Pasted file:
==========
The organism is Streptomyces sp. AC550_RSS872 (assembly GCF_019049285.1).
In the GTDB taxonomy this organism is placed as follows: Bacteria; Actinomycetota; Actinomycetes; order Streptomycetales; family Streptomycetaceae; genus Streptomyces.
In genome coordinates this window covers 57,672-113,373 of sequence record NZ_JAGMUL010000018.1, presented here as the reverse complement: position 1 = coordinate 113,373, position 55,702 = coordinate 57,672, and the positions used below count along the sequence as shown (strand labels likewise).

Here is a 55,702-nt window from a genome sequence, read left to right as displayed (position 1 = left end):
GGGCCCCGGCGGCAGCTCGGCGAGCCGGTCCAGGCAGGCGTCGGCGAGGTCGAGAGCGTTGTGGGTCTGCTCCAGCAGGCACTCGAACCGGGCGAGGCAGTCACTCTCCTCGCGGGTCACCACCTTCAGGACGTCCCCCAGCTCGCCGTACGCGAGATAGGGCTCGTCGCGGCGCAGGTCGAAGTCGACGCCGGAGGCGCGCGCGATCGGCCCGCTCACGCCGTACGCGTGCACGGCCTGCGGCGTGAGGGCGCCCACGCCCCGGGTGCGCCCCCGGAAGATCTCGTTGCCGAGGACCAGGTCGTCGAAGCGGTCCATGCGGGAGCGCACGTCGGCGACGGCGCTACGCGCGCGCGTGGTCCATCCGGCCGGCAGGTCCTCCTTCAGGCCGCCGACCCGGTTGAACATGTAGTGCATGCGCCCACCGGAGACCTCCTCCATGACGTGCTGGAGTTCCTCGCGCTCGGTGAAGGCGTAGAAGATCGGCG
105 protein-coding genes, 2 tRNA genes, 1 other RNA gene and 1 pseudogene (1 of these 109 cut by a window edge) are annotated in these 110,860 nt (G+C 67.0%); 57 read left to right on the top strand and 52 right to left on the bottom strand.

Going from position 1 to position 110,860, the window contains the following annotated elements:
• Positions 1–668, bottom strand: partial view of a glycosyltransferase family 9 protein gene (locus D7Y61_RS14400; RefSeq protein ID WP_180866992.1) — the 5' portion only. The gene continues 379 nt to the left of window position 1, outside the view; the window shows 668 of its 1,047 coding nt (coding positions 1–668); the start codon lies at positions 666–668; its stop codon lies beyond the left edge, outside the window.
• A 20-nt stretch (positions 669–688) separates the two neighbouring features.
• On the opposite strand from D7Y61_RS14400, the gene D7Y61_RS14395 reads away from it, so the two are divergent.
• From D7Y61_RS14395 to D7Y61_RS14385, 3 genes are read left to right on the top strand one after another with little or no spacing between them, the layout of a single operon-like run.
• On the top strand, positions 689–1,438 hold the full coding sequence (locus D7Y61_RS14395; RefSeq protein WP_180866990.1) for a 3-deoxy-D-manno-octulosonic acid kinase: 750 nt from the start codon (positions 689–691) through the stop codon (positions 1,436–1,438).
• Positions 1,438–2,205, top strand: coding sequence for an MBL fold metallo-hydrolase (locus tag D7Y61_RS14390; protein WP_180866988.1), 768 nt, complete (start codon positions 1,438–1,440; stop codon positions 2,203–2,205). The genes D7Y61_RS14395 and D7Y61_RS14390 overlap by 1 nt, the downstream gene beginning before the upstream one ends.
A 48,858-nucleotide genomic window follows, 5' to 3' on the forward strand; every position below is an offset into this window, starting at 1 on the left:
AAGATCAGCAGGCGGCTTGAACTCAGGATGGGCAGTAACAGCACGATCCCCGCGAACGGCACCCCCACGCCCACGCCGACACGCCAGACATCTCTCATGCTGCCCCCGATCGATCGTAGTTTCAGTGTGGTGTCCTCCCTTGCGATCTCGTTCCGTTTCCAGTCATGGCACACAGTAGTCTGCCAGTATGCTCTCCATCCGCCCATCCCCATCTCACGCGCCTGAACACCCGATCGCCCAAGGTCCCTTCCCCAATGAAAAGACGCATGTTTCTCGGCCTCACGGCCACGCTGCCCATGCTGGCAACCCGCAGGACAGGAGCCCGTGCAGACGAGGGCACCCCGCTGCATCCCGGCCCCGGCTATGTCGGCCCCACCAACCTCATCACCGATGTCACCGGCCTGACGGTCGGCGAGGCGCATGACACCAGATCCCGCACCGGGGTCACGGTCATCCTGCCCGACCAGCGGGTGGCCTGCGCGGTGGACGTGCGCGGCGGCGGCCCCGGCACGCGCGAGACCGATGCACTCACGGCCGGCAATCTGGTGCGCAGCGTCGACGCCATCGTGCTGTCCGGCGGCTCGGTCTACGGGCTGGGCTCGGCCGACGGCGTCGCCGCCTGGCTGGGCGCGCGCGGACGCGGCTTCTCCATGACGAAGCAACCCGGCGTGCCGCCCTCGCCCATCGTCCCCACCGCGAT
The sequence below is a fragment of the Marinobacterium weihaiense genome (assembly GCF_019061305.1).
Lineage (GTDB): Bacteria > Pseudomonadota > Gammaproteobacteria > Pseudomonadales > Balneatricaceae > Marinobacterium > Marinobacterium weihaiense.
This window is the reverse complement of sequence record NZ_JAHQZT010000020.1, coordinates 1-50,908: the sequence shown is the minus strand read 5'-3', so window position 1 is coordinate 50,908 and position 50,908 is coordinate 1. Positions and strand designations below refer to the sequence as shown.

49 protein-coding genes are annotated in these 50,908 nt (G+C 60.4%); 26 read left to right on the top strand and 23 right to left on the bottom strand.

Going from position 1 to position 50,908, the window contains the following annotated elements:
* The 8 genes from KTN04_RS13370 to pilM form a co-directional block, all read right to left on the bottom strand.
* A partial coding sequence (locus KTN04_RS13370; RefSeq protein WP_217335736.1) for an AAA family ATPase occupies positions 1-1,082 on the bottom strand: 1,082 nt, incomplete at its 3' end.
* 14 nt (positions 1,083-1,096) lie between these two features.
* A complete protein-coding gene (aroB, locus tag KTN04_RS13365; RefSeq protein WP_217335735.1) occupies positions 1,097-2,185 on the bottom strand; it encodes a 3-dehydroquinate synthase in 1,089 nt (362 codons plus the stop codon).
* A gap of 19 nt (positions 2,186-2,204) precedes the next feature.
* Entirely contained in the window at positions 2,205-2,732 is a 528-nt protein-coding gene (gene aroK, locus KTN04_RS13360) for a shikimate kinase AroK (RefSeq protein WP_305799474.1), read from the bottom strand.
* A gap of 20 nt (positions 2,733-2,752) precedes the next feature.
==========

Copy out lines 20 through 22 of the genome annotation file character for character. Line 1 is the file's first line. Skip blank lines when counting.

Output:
Going from position 1 to position 50,908, the window contains the following annotated elements:
* The 8 genes from KTN04_RS13370 to pilM form a co-directional block, all read right to left on the bottom strand.
* A partial coding sequence (locus KTN04_RS13370; RefSeq protein WP_217335736.1) for an AAA family ATPase occupies positions 1-1,082 on the bottom strand: 1,082 nt, incomplete at its 3' end.